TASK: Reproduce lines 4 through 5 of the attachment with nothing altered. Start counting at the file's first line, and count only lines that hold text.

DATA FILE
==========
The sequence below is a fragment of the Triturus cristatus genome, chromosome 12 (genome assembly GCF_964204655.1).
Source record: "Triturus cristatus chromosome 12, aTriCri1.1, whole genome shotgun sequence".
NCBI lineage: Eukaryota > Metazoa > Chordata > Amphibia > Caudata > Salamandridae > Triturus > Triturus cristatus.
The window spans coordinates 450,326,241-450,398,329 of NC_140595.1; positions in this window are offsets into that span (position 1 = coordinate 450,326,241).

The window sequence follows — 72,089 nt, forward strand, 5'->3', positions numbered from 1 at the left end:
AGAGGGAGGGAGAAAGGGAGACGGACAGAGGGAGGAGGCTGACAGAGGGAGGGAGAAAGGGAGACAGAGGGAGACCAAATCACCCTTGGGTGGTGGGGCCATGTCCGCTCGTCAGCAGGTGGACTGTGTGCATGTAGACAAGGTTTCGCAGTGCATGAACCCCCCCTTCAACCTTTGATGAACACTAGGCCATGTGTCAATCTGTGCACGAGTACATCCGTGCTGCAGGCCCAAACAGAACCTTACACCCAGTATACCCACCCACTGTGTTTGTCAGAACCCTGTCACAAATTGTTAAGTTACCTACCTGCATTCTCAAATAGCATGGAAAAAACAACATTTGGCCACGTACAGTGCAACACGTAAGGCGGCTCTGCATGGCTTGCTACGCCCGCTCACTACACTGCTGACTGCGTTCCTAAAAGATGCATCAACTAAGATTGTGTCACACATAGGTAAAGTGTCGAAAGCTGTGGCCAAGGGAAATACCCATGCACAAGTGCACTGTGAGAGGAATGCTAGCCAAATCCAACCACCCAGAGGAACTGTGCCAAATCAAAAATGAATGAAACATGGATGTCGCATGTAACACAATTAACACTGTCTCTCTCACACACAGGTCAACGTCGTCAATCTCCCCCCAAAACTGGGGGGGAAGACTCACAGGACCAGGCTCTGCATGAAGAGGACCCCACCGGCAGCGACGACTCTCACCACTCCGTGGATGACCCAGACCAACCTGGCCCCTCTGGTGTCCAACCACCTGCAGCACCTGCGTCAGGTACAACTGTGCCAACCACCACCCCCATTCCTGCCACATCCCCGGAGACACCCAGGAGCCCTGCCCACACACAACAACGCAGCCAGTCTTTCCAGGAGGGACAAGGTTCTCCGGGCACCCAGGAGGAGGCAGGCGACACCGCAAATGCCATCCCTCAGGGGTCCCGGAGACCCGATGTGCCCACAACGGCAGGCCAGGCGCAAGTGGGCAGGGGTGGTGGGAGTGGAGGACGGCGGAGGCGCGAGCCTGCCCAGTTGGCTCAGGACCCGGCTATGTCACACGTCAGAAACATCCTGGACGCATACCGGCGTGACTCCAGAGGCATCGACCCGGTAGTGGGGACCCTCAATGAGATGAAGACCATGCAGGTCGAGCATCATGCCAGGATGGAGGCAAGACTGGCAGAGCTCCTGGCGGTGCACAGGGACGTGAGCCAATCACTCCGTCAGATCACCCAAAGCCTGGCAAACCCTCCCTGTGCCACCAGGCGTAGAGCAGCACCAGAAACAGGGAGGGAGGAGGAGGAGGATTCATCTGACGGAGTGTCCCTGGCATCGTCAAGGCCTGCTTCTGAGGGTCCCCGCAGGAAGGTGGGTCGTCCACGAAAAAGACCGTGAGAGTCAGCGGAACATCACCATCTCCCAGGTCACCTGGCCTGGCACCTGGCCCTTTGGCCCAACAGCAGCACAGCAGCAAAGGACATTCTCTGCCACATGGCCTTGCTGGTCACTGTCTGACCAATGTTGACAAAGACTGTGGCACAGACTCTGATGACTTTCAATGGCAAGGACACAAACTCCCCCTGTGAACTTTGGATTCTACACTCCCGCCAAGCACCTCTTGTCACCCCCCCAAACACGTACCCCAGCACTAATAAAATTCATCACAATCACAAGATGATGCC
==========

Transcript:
The window spans coordinates 450,326,241-450,398,329 of NC_140595.1; positions in this window are offsets into that span (position 1 = coordinate 450,326,241).

The window sequence follows — 72,089 nt, forward strand, 5'->3', positions numbered from 1 at the left end: